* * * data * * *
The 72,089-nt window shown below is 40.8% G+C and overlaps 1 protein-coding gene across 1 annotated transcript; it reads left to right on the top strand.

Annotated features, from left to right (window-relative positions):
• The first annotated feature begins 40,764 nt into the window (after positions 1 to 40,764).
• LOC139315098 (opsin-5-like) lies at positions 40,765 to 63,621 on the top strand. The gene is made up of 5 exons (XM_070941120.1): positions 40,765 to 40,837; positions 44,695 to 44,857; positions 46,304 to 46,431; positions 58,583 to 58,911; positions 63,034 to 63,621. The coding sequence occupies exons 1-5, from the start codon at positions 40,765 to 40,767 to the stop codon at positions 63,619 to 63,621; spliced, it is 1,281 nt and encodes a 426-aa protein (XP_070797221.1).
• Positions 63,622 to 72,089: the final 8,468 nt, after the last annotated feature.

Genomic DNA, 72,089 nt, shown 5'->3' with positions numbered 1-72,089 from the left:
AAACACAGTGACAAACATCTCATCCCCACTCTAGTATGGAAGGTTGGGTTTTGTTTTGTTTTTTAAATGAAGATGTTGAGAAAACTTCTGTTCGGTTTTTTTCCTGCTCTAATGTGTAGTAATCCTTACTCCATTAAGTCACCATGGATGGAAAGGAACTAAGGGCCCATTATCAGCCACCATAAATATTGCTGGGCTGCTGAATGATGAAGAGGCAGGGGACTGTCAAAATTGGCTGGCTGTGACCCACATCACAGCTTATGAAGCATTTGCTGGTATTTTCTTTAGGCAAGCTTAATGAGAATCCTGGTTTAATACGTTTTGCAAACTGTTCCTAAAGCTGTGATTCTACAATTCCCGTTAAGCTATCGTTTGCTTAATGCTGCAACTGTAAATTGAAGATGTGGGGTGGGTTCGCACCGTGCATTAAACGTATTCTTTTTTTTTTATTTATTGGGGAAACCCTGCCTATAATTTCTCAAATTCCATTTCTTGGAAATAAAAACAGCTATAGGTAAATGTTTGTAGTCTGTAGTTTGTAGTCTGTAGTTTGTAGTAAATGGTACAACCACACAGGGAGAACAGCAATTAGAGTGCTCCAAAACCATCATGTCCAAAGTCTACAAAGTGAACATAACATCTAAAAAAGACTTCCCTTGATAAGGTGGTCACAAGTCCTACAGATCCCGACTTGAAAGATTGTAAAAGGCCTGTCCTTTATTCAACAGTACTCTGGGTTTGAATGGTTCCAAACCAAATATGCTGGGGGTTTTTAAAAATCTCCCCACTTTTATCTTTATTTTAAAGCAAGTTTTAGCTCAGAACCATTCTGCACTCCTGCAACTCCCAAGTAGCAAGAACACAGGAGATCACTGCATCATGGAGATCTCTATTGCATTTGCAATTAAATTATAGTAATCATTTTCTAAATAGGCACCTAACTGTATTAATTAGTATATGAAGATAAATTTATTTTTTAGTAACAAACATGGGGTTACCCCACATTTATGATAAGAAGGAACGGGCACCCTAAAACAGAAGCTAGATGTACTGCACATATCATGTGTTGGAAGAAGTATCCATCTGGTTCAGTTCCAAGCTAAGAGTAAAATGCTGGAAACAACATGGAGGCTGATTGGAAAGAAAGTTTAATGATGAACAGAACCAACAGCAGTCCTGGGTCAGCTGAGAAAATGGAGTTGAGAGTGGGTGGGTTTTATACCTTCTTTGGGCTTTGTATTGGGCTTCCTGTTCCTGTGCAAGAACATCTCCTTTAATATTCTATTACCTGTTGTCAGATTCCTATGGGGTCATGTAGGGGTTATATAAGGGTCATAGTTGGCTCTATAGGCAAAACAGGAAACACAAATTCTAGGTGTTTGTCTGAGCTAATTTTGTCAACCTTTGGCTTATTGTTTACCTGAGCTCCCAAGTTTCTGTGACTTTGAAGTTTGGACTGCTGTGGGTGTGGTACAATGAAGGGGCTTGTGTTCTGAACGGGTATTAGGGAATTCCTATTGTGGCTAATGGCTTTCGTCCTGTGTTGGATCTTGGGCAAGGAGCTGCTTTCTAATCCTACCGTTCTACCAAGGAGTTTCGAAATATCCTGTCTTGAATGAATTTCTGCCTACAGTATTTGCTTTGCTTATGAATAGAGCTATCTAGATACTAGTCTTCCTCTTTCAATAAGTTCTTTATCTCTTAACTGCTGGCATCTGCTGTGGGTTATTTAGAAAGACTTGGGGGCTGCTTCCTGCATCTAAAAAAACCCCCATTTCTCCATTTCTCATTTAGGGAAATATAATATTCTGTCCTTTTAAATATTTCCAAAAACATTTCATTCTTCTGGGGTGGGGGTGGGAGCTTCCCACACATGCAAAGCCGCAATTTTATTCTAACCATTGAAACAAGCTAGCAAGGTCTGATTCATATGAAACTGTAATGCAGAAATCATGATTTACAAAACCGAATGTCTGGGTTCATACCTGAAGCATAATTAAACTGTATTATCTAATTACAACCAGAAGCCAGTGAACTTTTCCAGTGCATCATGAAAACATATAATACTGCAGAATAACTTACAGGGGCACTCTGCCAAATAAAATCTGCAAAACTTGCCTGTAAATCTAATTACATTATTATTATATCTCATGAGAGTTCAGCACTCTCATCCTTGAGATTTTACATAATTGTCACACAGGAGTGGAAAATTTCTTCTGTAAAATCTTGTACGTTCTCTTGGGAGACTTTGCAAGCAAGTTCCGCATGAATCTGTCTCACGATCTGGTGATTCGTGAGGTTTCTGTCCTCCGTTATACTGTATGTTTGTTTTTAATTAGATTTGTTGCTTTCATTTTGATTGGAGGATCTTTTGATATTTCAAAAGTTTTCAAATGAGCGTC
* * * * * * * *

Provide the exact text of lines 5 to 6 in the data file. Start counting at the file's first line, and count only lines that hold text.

• Positions 63,622 to 72,089: the final 8,468 nt, after the last annotated feature.

Genomic DNA, 72,089 nt, shown 5'->3' with positions numbered 1-72,089 from the left: